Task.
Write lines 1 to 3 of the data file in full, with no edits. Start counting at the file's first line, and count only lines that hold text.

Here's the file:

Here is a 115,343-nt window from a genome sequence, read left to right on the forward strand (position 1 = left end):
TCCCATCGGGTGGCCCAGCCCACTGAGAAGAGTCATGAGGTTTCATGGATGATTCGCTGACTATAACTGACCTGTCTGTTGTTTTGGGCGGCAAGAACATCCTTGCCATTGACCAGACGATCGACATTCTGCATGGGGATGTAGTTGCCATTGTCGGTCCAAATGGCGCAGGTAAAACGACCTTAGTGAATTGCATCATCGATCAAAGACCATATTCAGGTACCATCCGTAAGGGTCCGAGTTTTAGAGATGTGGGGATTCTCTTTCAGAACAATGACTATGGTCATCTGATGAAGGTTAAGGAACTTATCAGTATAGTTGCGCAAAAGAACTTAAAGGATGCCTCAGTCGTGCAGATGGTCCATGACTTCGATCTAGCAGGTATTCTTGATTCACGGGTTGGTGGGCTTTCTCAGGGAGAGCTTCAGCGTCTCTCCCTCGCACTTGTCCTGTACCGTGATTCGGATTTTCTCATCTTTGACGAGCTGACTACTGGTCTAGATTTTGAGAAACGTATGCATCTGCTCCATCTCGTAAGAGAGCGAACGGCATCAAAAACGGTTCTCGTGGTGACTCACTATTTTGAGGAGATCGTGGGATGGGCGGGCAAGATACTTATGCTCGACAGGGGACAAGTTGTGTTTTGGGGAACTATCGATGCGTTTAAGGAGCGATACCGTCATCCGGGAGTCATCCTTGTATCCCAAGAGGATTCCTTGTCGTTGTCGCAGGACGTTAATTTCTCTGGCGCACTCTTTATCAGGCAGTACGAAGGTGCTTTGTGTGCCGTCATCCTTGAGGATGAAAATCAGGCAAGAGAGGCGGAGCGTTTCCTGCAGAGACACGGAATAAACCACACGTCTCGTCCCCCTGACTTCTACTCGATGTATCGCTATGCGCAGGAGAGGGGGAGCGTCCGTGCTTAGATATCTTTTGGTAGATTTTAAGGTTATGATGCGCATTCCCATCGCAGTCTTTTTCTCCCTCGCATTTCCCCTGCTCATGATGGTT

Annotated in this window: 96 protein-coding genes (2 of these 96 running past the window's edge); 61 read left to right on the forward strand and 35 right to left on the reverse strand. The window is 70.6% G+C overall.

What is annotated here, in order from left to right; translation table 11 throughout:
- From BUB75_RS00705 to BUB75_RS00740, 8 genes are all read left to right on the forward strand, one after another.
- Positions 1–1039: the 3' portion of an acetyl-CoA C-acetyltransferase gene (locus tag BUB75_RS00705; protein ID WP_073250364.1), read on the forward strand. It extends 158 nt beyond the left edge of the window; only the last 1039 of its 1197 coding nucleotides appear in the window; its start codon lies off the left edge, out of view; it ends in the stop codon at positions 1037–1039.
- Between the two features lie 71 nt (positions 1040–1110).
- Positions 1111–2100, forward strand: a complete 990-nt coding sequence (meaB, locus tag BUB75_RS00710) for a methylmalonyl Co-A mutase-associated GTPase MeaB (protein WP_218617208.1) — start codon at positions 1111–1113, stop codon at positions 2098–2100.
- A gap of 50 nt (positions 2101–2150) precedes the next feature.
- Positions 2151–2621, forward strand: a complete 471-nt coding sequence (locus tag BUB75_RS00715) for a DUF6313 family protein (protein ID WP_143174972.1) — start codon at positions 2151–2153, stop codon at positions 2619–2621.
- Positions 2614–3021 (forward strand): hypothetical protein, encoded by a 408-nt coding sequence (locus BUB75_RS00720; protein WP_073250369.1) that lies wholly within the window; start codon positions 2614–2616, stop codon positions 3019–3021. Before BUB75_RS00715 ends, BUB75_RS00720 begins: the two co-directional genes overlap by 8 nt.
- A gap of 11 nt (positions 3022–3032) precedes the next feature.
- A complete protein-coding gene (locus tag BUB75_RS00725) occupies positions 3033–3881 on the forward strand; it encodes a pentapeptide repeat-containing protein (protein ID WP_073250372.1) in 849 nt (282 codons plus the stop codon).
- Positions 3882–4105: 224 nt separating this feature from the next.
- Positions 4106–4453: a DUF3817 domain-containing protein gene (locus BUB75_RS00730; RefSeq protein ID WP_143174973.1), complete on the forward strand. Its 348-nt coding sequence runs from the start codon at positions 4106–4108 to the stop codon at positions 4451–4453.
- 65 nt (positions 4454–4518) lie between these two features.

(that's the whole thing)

Here is a 115,343-nt window from a genome sequence, read left to right on the forward strand (position 1 = left end):
TCCCATCGGGTGGCCCAGCCCACTGAGAAGAGTCATGAGGTTTCATGGATGATTCGCTGACTATAACTGACCTGTCTGTTGTTTTGGGCGGCAAGAACATCCTTGCCATTGACCAGACGATCGACATTCTGCATGGGGATGTAGTTGCCATTGTCGGTCCAAATGGCGCAGGTAAAACGACCTTAGTGAATTGCATCATCGATCAAAGACCATATTCAGGTACCATCCGTAAGGGTCCGAGTTTTAGAGATGTGGGGATTCTCTTTCAGAACAATGACTATGGTCATCTGATGAAGGTTAAGGAACTTATCAGTATAGTTGCGCAAAAGAACTTAAAGGATGCCTCAGTCGTGCAGATGGTCCATGACTTCGATCTAGCAGGTATTCTTGATTCACGGGTTGGTGGGCTTTCTCAGGGAGAGCTTCAGCGTCTCTCCCTCGCACTTGTCCTGTACCGTGATTCGGATTTTCTCATCTTTGACGAGCTGACTACTGGTCTAGATTTTGAGAAACGTATGCATCTGCTCCATCTCGTAAGAGAGCGAACGGCATCAAAAACGGTTCTCGTGGTGACTCACTATTTTGAGGAGATCGTGGGATGGGCGGGCAAGATACTTATGCTCGACAGGGGACAAGTTGTGTTTTGGGGAACTATCGATGCGTTTAAGGAGCGATACCGTCATCCGGGAGTCATCCTTGTATCCCAAGAGGATTCCTTGTCGTTGTCGCAGGACGTTAATTTCTCTGGCGCACTCTTTATCAGGCAGTACGAAGGTGCTTTGTGTGCCGTCATCCTTGAGGATGAAAATCAGGCAAGAGAGGCGGAGCGTTTCCTGCAGAGACACGGAATAAACCACACGTCTCGTCCCCCTGACTTCTACTCGATGTATCGCTATGCGCAGGAGAGGGGGAGCGTCCGTGCTTAGATATCTTTTGGTAGATTTTAAGGTTATGATGCGCATTCCCATCGCAGTCTTTTTCTCCCTCGCATTTCCCCTGCTCATGATGGTT

Annotated in this window: 96 protein-coding genes (2 of these 96 running past the window's edge); 61 read left to right on the forward strand and 35 right to left on the reverse strand. The window is 70.6% G+C overall.